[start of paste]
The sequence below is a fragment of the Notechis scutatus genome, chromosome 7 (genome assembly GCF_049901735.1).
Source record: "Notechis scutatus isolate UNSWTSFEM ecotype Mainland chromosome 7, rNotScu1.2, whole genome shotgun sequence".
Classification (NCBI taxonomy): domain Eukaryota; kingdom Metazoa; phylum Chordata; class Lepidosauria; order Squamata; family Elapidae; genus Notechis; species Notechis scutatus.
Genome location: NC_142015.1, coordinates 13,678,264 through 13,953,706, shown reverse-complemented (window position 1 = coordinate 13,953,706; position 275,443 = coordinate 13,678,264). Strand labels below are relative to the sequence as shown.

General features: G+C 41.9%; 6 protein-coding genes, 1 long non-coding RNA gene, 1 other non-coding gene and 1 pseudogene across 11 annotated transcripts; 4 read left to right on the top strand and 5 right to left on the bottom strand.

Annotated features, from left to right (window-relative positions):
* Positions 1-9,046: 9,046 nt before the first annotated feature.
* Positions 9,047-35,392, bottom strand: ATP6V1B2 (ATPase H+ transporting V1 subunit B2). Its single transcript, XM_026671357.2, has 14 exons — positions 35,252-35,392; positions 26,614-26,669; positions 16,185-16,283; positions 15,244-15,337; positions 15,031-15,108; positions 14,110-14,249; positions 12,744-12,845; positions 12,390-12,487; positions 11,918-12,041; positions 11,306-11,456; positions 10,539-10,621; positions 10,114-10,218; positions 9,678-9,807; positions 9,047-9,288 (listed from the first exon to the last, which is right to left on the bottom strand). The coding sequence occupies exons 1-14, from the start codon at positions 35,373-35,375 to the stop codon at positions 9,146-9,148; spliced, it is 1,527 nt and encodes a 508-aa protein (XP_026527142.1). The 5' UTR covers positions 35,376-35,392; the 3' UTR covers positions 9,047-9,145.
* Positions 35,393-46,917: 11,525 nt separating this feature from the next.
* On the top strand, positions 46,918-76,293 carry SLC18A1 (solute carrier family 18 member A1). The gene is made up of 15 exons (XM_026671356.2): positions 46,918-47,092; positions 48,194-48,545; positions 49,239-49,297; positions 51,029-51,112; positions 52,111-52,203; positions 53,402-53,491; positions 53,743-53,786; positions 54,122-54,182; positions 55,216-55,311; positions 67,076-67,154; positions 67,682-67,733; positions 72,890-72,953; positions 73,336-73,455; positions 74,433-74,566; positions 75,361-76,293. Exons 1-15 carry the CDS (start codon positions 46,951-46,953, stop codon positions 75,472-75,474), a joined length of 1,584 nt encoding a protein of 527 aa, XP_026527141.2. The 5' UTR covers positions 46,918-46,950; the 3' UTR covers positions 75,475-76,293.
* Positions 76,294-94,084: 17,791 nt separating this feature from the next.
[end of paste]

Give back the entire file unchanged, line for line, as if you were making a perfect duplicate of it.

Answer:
The sequence below is a fragment of the Notechis scutatus genome, chromosome 7 (genome assembly GCF_049901735.1).
Source record: "Notechis scutatus isolate UNSWTSFEM ecotype Mainland chromosome 7, rNotScu1.2, whole genome shotgun sequence".
Classification (NCBI taxonomy): domain Eukaryota; kingdom Metazoa; phylum Chordata; class Lepidosauria; order Squamata; family Elapidae; genus Notechis; species Notechis scutatus.
Genome location: NC_142015.1, coordinates 13,678,264 through 13,953,706, shown reverse-complemented (window position 1 = coordinate 13,953,706; position 275,443 = coordinate 13,678,264). Strand labels below are relative to the sequence as shown.

General features: G+C 41.9%; 6 protein-coding genes, 1 long non-coding RNA gene, 1 other non-coding gene and 1 pseudogene across 11 annotated transcripts; 4 read left to right on the top strand and 5 right to left on the bottom strand.

Annotated features, from left to right (window-relative positions):
* Positions 1-9,046: 9,046 nt before the first annotated feature.
* Positions 9,047-35,392, bottom strand: ATP6V1B2 (ATPase H+ transporting V1 subunit B2). Its single transcript, XM_026671357.2, has 14 exons — positions 35,252-35,392; positions 26,614-26,669; positions 16,185-16,283; positions 15,244-15,337; positions 15,031-15,108; positions 14,110-14,249; positions 12,744-12,845; positions 12,390-12,487; positions 11,918-12,041; positions 11,306-11,456; positions 10,539-10,621; positions 10,114-10,218; positions 9,678-9,807; positions 9,047-9,288 (listed from the first exon to the last, which is right to left on the bottom strand). The coding sequence occupies exons 1-14, from the start codon at positions 35,373-35,375 to the stop codon at positions 9,146-9,148; spliced, it is 1,527 nt and encodes a 508-aa protein (XP_026527142.1). The 5' UTR covers positions 35,376-35,392; the 3' UTR covers positions 9,047-9,145.
* Positions 35,393-46,917: 11,525 nt separating this feature from the next.
* On the top strand, positions 46,918-76,293 carry SLC18A1 (solute carrier family 18 member A1). The gene is made up of 15 exons (XM_026671356.2): positions 46,918-47,092; positions 48,194-48,545; positions 49,239-49,297; positions 51,029-51,112; positions 52,111-52,203; positions 53,402-53,491; positions 53,743-53,786; positions 54,122-54,182; positions 55,216-55,311; positions 67,076-67,154; positions 67,682-67,733; positions 72,890-72,953; positions 73,336-73,455; positions 74,433-74,566; positions 75,361-76,293. Exons 1-15 carry the CDS (start codon positions 46,951-46,953, stop codon positions 75,472-75,474), a joined length of 1,584 nt encoding a protein of 527 aa, XP_026527141.2. The 5' UTR covers positions 46,918-46,950; the 3' UTR covers positions 75,475-76,293.
* Positions 76,294-94,084: 17,791 nt separating this feature from the next.